Daly challenges students to be great
Gen. Ed Daly, commanding general of Army Materiel Command, speaks to high school juniors about leadership and military opportunities at North Lawndale College Prep High School’s Young Scholars Professional Day, May 6, at the school’s Christiana campus in Chicago. (Photo Credit: Megan Gully) VIEW ORIGINAL

CHICAGO – “Dare to be great.” That was the message the Army’s senior sustainer had for the juniors of North Lawndale College Prep High School, May 6, at the school’s Christiana campus in Chicago.

Army Materiel Command’s top leader Gen. Ed Daly was a keynote speaker at the school’s Young Scholars Professional Day, talking to the students about their plans for the future and the opportunities available to them.

“Each one of you has greatness in you,” he said. “You all are great at something, and you have the opportunity to succeed if you work hard.”

Located on the west side of Chicago, the school’s mission is to empower students from under-resourced communities with the tools to earn a college degree.

“Don’t let anyone tell you that you can’t do something,” he said. “If I had listened to everyone who told me I wouldn’t find success, I wouldn’t be here, and if you didn’t believe it, you wouldn’t be here.”

Daly spoke to the students about his own childhood growing up in Jersey City, New Jersey, where his father worked three jobs to put him through preparatory school. He said he was about the same age the students are now when he started thinking about his future.

“Now is the time to look at the opportunities you have and start the process of self-evaluation to figure out what you want to do,” Daly said.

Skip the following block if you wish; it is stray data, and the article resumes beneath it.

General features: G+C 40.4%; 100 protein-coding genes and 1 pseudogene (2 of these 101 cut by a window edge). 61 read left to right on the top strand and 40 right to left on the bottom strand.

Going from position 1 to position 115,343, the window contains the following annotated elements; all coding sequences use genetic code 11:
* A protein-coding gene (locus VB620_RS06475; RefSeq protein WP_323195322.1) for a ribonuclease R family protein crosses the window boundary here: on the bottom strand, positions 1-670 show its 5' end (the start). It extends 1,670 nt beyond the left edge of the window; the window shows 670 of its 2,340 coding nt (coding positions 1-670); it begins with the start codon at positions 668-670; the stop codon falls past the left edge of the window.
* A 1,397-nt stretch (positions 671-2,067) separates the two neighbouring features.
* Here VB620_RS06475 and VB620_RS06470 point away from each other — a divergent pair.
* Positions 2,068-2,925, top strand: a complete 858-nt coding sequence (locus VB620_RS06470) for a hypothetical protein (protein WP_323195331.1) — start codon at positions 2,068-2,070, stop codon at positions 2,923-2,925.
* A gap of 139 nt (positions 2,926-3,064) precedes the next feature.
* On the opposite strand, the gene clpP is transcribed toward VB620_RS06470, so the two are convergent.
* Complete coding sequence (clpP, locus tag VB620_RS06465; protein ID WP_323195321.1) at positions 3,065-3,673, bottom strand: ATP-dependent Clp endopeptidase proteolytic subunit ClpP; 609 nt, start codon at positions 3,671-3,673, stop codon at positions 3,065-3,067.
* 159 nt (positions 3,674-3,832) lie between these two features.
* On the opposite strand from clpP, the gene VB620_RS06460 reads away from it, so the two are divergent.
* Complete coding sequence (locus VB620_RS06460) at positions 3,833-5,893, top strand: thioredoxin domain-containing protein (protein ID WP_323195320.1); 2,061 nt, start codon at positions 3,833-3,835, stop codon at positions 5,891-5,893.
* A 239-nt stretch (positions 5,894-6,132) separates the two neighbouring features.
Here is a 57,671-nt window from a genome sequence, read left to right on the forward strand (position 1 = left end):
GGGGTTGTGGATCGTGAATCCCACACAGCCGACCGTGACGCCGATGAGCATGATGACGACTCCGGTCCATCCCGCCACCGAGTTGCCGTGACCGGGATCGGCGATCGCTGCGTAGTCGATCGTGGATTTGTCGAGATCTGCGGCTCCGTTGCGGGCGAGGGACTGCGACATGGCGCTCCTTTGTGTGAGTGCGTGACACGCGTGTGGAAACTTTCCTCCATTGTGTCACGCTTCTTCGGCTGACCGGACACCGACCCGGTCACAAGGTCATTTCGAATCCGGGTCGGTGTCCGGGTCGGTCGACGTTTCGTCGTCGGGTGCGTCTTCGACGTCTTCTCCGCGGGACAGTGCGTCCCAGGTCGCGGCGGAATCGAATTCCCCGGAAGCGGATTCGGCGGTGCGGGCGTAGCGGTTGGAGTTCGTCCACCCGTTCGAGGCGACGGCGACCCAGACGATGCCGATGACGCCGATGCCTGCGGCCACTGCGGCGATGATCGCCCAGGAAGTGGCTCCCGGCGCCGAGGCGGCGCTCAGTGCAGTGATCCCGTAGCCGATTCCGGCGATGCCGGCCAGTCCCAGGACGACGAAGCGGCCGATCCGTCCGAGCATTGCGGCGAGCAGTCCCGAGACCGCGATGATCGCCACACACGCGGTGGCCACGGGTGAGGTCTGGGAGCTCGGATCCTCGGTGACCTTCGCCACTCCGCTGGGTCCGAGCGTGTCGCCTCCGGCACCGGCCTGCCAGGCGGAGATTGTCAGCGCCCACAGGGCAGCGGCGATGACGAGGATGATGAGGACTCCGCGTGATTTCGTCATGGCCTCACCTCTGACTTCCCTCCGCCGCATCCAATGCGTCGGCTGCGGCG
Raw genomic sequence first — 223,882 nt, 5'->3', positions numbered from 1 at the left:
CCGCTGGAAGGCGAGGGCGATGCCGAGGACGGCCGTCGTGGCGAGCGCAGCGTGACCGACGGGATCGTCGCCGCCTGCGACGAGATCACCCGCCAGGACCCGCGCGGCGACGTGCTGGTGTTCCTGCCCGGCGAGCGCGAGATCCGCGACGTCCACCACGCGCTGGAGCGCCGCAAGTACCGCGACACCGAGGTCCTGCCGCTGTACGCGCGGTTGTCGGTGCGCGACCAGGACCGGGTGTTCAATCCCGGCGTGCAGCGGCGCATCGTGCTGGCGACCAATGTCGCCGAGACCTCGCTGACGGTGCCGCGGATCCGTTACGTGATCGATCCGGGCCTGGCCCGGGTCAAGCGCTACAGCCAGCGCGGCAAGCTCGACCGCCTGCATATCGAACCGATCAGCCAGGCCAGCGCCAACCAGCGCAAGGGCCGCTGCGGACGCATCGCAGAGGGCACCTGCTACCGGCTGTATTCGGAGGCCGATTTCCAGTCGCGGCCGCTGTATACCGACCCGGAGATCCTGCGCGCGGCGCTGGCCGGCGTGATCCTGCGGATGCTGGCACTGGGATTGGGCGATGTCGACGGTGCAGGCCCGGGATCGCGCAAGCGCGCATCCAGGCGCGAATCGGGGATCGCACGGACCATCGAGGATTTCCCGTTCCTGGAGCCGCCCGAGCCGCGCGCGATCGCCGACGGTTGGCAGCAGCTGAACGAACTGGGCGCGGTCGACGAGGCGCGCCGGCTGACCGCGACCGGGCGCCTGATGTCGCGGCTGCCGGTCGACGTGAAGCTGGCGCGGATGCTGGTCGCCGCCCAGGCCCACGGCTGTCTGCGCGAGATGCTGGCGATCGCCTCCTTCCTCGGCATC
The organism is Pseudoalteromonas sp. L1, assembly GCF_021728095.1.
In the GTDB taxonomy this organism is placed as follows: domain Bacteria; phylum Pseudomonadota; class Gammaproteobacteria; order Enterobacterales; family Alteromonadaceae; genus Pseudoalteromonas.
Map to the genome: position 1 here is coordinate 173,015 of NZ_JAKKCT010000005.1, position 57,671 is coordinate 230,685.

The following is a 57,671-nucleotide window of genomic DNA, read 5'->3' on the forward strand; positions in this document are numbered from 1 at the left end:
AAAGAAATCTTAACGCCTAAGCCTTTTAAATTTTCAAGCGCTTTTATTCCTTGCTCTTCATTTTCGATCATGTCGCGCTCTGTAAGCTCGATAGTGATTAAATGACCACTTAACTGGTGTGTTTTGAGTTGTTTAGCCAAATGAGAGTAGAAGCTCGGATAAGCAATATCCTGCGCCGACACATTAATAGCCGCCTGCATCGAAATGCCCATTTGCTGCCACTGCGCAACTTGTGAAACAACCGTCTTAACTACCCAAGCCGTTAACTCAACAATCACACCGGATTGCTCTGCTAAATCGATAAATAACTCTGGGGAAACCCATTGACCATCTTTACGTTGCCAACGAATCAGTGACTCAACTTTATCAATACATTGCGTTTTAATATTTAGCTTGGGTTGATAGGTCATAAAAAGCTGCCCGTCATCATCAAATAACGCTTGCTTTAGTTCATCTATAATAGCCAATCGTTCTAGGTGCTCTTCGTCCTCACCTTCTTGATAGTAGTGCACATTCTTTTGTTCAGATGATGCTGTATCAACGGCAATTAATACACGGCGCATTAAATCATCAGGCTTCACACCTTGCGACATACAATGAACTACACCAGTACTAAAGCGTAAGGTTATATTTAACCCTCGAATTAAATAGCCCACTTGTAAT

Joining Daly was his aide-de-camp, Lt. Col Ernest Lane, who challenged each student to not only think about what they want to be when they grow up, but to do their research to know how to be successful at it.

“If you want to be a nurse, an entrepreneur, a rapper, anything, you need to find someone who inspires you and see what they did,” Lane said. “Get literature and start reading on how they got there, what sacrifices they made and the hours they put in, because the grind doesn’t stop. It gets tougher the older you get. So you’ve got to find something that you are passionate about, something that you are excited to get up at 3 a.m. to pursue.”

Talking to the students about their future and careers, Daly and Lane shared their own reasons for joining the Army and how the service could be beneficial to them: providing money for college, full benefits, and professional and leadership training.

“There are more than 150 different career paths in the Army,” said Daly. “You can be a doctor. You can be a lawyer. You can be a financial analyst; all of those opportunities are available to you.”